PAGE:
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21 interviewing homeowners, complainants, FW C Bear Response Programs Agents, and FWC biologists. Once instrumented and released, bears that engaged in nuisance events were identified using 1) radio telemetry, 2) vi sual sightings and descriptiv e confirmation, and 3) FWC law enforcement officers and biologists. Nuisance events were recorded if the event could be verified as occurring within a known 24-hour time period and nuisance events that occurred in intervals > 17 hours were included in the analysis. Nuisance behaviors were identifie d as 1) utilizing any human-food resource (i.e., househol d garbage, dumpsters, etc), 2) utilizing pet or wild-bird food, 3) causing apiary or other propert y damage, 4) entering, or the atte mpted entry of, a home, and 5) any show of aggression or territoriality with in or around human dwellings, especially during daytime hours. Public sightings of radio-collared b ears passing through residential or urban areas, or bears in trees that were not also associated with any of the above-described behaviors were not classified as nuisances bu t were recorded th roughout the study. Logistic regression was used to test the asso ciation between nuisance recidivism (yes or no) and sex (male or female), age class (sub-adult < 3yrs old, adult > 3yrs old), weight (continuous, kg), distance of translocation, and m onth of translocation. Rogers (1986) indicated that a high percentage of black bears return to their capture ar ea when translocated < 64 km. However, the relationship of nuisance recidivism a nd distance of transloca tion has not previously been studied. Therefore, I test ed both continuous (i.e., total di stance in km) a nd categorical (< 64 km or > 64 km) distances of translocation for analysis. Month of tran slocation was used to designate the season in which th e translocation occurred, where months 1 represented winter, months 5 represented summer, and months 9 re presented fall. Logistic regression was also used to estimate the probability of recidivism when 2 of the variables were combined. For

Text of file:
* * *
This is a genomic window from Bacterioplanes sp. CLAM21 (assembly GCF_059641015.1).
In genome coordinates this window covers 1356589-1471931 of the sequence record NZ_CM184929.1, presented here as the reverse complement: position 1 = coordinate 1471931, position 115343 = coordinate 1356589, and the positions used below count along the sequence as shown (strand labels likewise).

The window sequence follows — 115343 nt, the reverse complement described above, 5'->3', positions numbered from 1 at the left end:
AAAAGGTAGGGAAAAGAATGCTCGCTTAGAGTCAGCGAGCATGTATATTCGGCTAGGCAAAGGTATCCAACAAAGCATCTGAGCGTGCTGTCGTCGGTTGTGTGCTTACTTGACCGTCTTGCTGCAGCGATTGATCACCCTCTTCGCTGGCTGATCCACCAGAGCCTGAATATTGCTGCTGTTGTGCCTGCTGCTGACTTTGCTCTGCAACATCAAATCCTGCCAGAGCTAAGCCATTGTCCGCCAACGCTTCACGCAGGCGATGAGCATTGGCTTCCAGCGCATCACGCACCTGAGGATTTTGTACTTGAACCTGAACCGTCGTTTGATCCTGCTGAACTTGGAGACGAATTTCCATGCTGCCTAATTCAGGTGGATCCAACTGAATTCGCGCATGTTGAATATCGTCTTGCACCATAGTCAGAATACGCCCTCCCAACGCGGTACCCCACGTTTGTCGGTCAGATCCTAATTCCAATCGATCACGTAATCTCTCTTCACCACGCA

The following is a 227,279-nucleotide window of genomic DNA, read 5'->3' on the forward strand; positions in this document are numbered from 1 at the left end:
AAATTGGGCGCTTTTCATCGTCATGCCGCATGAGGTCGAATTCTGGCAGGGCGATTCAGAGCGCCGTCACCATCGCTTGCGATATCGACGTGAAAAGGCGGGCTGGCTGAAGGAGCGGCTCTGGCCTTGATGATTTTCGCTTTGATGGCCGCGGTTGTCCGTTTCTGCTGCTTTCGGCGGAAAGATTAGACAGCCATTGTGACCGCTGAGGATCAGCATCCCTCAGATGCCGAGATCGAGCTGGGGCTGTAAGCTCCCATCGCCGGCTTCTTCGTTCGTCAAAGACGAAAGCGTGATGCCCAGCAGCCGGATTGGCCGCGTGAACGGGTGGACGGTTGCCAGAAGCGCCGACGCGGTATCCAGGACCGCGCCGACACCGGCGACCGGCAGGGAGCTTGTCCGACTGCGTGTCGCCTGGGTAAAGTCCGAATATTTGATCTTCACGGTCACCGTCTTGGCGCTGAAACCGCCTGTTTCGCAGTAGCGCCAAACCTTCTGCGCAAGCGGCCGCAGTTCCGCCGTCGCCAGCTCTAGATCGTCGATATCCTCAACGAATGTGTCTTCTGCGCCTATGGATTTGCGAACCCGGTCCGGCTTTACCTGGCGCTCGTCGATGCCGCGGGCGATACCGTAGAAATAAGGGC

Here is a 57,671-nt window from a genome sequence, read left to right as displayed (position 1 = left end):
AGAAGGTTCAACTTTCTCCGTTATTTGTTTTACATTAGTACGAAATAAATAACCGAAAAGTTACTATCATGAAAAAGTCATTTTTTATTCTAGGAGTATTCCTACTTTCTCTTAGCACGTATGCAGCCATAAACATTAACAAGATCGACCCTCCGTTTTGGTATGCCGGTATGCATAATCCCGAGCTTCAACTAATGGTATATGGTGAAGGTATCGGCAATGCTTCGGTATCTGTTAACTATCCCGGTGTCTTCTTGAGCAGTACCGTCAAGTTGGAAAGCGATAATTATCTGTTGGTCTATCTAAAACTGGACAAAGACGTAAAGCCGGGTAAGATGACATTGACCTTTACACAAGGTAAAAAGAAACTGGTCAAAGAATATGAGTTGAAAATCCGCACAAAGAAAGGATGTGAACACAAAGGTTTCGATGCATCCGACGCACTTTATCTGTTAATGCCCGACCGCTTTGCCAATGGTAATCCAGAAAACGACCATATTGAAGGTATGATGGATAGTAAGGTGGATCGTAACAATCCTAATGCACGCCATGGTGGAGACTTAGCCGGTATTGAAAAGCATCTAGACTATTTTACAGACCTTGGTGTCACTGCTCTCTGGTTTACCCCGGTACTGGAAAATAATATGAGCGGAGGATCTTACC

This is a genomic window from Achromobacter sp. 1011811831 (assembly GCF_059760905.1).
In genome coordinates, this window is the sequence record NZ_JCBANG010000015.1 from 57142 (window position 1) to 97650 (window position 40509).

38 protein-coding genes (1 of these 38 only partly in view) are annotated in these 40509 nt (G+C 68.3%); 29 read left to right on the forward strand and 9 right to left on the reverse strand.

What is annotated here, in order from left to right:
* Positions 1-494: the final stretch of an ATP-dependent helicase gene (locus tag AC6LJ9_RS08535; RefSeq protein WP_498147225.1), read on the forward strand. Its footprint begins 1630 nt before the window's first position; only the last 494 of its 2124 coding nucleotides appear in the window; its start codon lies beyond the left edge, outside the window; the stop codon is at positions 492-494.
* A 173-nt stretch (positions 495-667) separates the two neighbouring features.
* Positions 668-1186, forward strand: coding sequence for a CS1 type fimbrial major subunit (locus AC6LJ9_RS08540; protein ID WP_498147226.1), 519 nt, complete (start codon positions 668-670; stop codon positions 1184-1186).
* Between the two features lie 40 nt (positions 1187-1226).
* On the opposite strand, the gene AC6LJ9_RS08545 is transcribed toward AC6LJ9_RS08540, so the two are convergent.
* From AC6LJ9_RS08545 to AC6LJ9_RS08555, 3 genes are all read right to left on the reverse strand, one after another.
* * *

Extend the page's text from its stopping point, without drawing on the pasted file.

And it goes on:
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22 example, combining age with sex would test if adult male bears were more likely to exhibit recidivism than sub-adult males, adult females or sub-adult females. Returns and Movements A translocated bear coming within 1 home-range diameter of the cap ture location, at any time during the study, was considered a successful return. In a study previously conducted on resident bears in the ONF, the reported annual home ranges for males and females were 94.3 km2 and 20.48 km2, respectively (McCown et al. 2004). A ssuming home ranges were circular, a return was judged successful when a male bear wa s located within 11 km and a female bear was within 5 km of their cap ture site, at any time during the study. ArcGIS 9.0 was used to calculate the distance between 1) capture and release site, 2) release site and pos t-release locations, 3) capture site and post-release locations, 4) distance to capture site, and 5) total travel distance. Similar to determining nuisance recidivism, logistic regression was used to test for differences in whether a return differed by sex, age class, weight, grouped distance of translocation, and month of translocation. It was al so used to estimate the probability of a return when 2 of the variables were combined. For exam ple, combining age with sex tested if adult female bears were more likely to return home th an sub-adult females, adult males or sub-adult males. Survival Since the event of interest is the probability that death will occur following the treatment (i.e., translocation), I used the da y of translocation as the starting date (i.e., day 1) for all bears, regardless of the calendar date they entered the study, and counted forward to the first day mortality was detected, the last da y of location (if radio contact was lost or collar drop location), or 31 December 2006 if the animal was still in radio contact.